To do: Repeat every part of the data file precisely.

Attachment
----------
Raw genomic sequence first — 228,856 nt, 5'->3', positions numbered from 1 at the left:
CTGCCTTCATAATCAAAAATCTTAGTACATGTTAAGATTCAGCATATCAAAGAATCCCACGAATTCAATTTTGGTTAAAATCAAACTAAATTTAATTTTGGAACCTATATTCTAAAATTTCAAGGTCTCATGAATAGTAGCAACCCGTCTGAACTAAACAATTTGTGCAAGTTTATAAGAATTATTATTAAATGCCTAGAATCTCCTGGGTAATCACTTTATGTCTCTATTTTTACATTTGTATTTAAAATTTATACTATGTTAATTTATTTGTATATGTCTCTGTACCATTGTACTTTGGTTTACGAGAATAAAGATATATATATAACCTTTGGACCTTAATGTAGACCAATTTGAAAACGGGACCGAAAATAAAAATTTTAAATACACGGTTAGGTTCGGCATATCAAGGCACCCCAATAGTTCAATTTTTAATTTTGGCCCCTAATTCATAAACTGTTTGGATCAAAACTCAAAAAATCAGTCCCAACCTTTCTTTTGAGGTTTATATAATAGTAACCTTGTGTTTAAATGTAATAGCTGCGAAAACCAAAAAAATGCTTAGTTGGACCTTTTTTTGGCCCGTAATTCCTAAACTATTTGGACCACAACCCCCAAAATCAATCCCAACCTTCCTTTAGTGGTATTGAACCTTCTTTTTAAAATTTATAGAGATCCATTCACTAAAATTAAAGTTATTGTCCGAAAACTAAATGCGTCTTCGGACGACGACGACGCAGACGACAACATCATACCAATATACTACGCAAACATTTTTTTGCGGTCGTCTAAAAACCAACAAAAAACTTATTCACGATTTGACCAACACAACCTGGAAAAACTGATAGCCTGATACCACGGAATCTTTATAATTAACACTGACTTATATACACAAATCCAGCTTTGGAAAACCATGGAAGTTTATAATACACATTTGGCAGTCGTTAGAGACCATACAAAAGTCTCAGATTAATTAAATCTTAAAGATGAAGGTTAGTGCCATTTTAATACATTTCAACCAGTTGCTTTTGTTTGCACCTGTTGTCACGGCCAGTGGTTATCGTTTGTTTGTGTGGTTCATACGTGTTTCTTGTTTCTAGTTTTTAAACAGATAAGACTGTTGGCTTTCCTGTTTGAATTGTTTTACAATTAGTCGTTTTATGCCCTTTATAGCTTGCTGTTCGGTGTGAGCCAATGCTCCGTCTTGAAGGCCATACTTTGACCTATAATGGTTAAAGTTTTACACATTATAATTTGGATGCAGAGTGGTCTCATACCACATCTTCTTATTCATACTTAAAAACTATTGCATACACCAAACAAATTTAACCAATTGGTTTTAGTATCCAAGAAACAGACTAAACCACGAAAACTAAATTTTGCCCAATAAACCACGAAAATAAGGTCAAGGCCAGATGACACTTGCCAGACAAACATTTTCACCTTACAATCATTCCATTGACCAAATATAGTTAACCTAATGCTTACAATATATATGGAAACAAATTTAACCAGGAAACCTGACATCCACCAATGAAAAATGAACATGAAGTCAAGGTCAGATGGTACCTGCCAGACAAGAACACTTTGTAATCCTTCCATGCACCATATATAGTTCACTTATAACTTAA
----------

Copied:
Raw genomic sequence first — 228,856 nt, 5'->3', positions numbered from 1 at the left:
CTGCCTTCATAATCAAAAATCTTAGTACATGTTAAGATTCAGCATATCAAAGAATCCCACGAATTCAATTTTGGTTAAAATCAAACTAAATTTAATTTTGGAACCTATATTCTAAAATTTCAAGGTCTCATGAATAGTAGCAACCCGTCTGAACTAAACAATTTGTGCAAGTTTATAAGAATTATTATTAAATGCCTAGAATCTCCTGGGTAATCACTTTATGTCTCTATTTTTACATTTGTATTTAAAATTTATACTATGTTAATTTATTTGTATATGTCTCTGTACCATTGTACTTTGGTTTACGAGAATAAAGATATATATATAACCTTTGGACCTTAATGTAGACCAATTTGAAAACGGGACCGAAAATAAAAATTTTAAATACACGGTTAGGTTCGGCATATCAAGGCACCCCAATAGTTCAATTTTTAATTTTGGCCCCTAATTCATAAACTGTTTGGATCAAAACTCAAAAAATCAGTCCCAACCTTTCTTTTGAGGTTTATATAATAGTAACCTTGTGTTTAAATGTAATAGCTGCGAAAACCAAAAAAATGCTTAGTTGGACCTTTTTTTGGCCCGTAATTCCTAAACTATTTGGACCACAACCCCCAAAATCAATCCCAACCTTCCTTTAGTGGTATTGAACCTTCTTTTTAAAATTTATAGAGATCCATTCACTAAAATTAAAGTTATTGTCCGAAAACTAAATGCGTCTTCGGACGACGACGACGCAGACGACAACATCATACCAATATACTACGCAAACATTTTTTTGCGGTCGTCTAAAAACCAACAAAAAACTTATTCACGATTTGACCAACACAACCTGGAAAAACTGATAGCCTGATACCACGGAATCTTTATAATTAACACTGACTTATATACACAAATCCAGCTTTGGAAAACCATGGAAGTTTATAATACACATTTGGCAGTCGTTAGAGACCATACAAAAGTCTCAGATTAATTAAATCTTAAAGATGAAGGTTAGTGCCATTTTAATACATTTCAACCAGTTGCTTTTGTTTGCACCTGTTGTCACGGCCAGTGGTTATCGTTTGTTTGTGTGGTTCATACGTGTTTCTTGTTTCTAGTTTTTAAACAGATAAGACTGTTGGCTTTCCTGTTTGAATTGTTTTACAATTAGTCGTTTTATGCCCTTTATAGCTTGCTGTTCGGTGTGAGCCAATGCTCCGTCTTGAAGGCCATACTTTGACCTATAATGGTTAAAGTTTTACACATTATAATTTGGATGCAGAGTGGTCTCATACCACATCTTCTTATTCATACTTAAAAACTATTGCATACACCAAACAAATTTAACCAATTGGTTTTAGTATCCAAGAAACAGACTAAACCACGAAAACTAAATTTTGCCCAATAAACCACGAAAATAAGGTCAAGGCCAGATGACACTTGCCAGACAAACATTTTCACCTTACAATCATTCCATTGACCAAATATAGTTAACCTAATGCTTACAATATATATGGAAACAAATTTAACCAGGAAACCTGACATCCACCAATGAAAAATGAACATGAAGTCAAGGTCAGATGGTACCTGCCAGACAAGAACACTTTGTAATCCTTCCATGCACCATATATAGTTCACTTATAACTTAA